Mr Sibande asked why a distinction was made in Clause 14 which required the Board to have a 70% quorum of members to make a decision whilst in Clause 15, 75% of its members were required to pass a resolution for the delegation of the powers and duties of the Board. Why were there different percentages? Why was it not either 70% or 75%? What was the definition of a quorum? A quorum of members allowed decisions to be made. A quorum was a threshold. The Committee needed to agree on either 70% or 75% to be used, loopholes should not be created.

Mr Jacobs agreed. The Committee needed to choose between 70% or 75%.

Mr Vukela asked the Committee’s guidance on the 70% and 75% issue. The Committee had to decide. The Department of Communications would make the required amendment.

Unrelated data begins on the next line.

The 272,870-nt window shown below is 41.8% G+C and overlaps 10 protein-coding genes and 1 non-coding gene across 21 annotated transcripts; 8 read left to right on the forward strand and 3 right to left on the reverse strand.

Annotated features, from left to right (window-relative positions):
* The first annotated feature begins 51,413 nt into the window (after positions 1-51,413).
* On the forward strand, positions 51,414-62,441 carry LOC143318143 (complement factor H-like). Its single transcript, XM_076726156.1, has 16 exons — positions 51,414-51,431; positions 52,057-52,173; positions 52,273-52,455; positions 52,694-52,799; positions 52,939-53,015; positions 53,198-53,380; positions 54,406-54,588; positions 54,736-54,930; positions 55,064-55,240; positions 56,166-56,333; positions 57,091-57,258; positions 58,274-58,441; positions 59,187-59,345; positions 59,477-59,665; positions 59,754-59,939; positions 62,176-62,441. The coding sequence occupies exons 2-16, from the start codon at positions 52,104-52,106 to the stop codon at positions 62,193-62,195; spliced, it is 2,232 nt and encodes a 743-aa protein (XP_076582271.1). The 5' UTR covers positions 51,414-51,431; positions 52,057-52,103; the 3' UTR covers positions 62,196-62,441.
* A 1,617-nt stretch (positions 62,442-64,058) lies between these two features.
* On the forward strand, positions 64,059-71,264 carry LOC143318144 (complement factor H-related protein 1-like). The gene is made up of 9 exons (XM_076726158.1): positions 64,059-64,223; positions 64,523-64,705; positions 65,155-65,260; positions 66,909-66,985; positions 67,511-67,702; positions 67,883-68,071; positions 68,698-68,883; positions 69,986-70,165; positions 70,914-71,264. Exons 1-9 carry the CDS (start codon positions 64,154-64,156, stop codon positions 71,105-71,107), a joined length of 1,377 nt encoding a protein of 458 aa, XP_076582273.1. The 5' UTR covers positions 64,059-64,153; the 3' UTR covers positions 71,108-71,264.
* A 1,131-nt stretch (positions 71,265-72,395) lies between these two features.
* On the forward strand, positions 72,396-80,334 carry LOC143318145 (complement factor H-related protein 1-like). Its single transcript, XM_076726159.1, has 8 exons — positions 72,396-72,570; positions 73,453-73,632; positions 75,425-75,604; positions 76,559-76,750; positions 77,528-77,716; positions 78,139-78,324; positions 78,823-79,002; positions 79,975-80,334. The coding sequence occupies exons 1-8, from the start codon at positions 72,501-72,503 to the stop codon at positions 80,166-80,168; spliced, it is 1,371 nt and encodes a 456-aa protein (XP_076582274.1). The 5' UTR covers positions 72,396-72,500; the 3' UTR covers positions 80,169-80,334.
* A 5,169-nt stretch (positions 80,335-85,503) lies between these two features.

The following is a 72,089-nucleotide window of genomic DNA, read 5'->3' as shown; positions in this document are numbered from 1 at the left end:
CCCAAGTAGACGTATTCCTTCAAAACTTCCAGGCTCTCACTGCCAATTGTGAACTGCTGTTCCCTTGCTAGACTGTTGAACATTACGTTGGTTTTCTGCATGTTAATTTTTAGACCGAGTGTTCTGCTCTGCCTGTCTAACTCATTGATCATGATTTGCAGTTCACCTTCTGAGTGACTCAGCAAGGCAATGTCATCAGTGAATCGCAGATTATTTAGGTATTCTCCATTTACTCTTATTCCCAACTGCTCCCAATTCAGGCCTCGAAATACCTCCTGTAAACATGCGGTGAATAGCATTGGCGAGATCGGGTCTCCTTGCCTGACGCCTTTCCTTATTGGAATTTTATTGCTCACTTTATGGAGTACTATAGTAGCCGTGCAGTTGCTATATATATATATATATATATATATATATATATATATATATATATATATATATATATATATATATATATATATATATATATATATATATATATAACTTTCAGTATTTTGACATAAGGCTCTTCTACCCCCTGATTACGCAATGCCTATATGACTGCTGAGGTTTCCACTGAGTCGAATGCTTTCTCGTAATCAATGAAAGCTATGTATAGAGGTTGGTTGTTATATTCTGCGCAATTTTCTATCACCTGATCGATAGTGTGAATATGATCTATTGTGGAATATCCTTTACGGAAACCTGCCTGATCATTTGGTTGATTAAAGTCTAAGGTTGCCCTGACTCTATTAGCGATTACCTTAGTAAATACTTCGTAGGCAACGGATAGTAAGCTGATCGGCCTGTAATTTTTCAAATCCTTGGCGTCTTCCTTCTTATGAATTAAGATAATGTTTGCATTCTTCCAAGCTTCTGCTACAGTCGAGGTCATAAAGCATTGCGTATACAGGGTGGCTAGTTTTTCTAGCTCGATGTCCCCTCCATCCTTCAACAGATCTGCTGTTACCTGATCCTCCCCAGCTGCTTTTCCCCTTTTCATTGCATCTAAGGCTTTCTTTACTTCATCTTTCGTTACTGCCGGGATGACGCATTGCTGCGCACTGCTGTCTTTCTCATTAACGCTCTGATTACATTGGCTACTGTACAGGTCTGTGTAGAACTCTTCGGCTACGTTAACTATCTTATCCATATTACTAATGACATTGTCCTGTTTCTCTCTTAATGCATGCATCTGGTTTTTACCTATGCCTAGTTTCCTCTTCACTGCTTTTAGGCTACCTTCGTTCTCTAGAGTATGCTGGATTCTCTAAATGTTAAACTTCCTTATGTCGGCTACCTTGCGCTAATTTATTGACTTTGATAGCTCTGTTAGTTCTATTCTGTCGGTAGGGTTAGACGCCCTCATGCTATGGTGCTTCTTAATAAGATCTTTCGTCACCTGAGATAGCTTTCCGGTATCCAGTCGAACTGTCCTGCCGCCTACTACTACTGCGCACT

Mr Wiltz stated that the 75% was for serious matters such as passing a resolution for the delegation of the powers and duties of the Board. The 70% requirement for a quorum was for decisions to be taken at a meeting. The two percentages were close to each other. They differed by a small margin. Perhaps the 70% quorum requirement could be lowered to 50% plus 1. However, he agreed with the Portfolio Committee that 75% was necessary for serious matters such as resolutions for the delegation of Board powers.

Mr Tau asked if the powers of the Board were clearly defined. He said that if it was, then no problem.  What about ordinary decisions?